Vision of the future

Dave Dunbar is general manager of BT Flexible Working Services, which works with private and public sector organisations to roll out flexible working. He gives his top tips for embedding flexibility and expresses his surprise that this way of working still hasn’t been universally adopted.

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Has the flexible working battle been won?

I didn’t expect to be still doing this. When we set up years ago I thought this is something that is evidently a good thing and everyone is going to be working this way. It’s surprising: right across industry you have organisations who are working flexibly and working well and after all this time they are still seen as early adopters. The majority of organisations are still discussing it.

How did you get into this area of work?

About 14 years ago we began looking at flexible working. One job I had at BT was to set up a product line for BT’s internal property services and I ended up owning BT’s own flexible working for a number of years. That was when we had moved people out of offices and into open plan at the end of the 1990s. There was an embryonic home working core and we were looking at how to introduce flexible working into our buildings. At the peak we had 14,500 Inland Revenue-recognised home workers and the majority of the organisation working from home on an ad hoc basis.

How did you move into helping other organisations?

We started looking at how we could roll it out in a more structured fashion, concentrating more on flexible working than home working. We decided to take it to the marketplace more vigorously. Since then we have worked with 40 or 50 clients on work style, helping them move into a flexible working regime, adopting a range of work styles across the organisation. We now focus more on in-building flexible working – first it was home working, then mobile working, now it’s about how you use office space and the social networks there.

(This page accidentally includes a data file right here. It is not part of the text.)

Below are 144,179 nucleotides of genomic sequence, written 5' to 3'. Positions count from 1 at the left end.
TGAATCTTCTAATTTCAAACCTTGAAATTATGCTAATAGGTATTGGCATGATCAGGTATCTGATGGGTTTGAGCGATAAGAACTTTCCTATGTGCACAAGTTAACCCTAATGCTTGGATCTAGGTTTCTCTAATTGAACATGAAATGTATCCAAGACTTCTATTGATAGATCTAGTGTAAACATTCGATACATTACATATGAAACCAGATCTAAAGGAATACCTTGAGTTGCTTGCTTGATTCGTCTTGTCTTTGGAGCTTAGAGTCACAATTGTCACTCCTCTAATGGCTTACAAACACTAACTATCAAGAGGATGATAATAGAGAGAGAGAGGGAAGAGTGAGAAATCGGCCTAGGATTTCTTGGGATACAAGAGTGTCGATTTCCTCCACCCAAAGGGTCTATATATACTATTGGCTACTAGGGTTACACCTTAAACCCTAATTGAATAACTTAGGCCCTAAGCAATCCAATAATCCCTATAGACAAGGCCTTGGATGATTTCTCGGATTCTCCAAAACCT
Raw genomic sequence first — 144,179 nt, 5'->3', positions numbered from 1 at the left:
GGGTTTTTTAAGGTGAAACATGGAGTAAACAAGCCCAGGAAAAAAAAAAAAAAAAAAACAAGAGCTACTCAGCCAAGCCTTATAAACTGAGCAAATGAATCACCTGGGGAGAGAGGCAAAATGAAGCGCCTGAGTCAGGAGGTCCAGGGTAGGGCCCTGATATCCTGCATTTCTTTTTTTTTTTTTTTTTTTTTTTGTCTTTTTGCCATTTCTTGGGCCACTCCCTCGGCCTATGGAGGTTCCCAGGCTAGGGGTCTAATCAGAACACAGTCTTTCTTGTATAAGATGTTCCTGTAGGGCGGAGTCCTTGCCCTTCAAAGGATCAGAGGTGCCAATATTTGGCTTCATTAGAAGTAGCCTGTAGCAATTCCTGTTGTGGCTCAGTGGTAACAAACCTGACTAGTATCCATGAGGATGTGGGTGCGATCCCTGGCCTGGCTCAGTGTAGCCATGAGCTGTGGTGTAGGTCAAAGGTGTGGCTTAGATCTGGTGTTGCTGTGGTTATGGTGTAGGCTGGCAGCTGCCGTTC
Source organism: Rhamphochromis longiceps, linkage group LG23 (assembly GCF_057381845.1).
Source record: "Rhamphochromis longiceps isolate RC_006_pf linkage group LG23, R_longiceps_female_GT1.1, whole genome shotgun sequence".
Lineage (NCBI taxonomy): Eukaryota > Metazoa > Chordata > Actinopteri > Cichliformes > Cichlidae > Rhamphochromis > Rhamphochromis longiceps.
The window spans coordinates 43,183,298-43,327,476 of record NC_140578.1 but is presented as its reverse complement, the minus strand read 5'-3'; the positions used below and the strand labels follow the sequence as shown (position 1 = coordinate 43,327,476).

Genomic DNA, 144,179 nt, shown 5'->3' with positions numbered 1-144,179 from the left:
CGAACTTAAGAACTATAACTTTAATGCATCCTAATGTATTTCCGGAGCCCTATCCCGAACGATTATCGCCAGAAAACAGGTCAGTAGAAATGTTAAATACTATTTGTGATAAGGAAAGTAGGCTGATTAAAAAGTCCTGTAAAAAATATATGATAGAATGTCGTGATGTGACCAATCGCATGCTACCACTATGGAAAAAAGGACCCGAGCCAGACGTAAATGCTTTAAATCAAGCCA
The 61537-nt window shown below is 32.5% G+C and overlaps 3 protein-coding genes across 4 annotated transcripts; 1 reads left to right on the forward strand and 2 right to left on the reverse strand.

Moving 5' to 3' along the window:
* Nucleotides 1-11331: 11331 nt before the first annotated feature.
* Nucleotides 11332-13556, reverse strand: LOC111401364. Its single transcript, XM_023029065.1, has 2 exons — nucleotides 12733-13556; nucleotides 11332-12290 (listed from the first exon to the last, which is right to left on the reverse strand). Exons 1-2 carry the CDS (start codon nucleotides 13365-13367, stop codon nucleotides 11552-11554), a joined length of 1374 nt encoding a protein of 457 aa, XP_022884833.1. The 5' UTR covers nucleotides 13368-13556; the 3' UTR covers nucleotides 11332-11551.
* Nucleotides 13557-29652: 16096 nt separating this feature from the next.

What does this mean in practice?

It means teams working as teams in the most appropriate place. This is likely to be a team area a lot of the time; it may be on the customer’s premises sometimes and there is the flexibility to work with other groups in the organisation. If you need to concentrate and work at home, that’s good too. We’re trying to stop the still very common occurrence where you walk into a building and there is 40% utilisation of space.

Is international interest in flexible working growing?

Our clients tend to be larger organisations but we have worked with organisations of 300-400 people and advised smaller charities as well as government bodies inside and outside the UK. 80% of the work is here but there is growing interest elsewhere, not only in Europe but the Middle East and places like South Korea. The UK has stolen a march in this area.

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Are younger workers more eager to adopt flexibility?

It’s surprising: people coming into the workforce want a desk and don’t feel as secure. In terms of adopting flexible working and new technology it’s not necessarily the demographics you’d expect.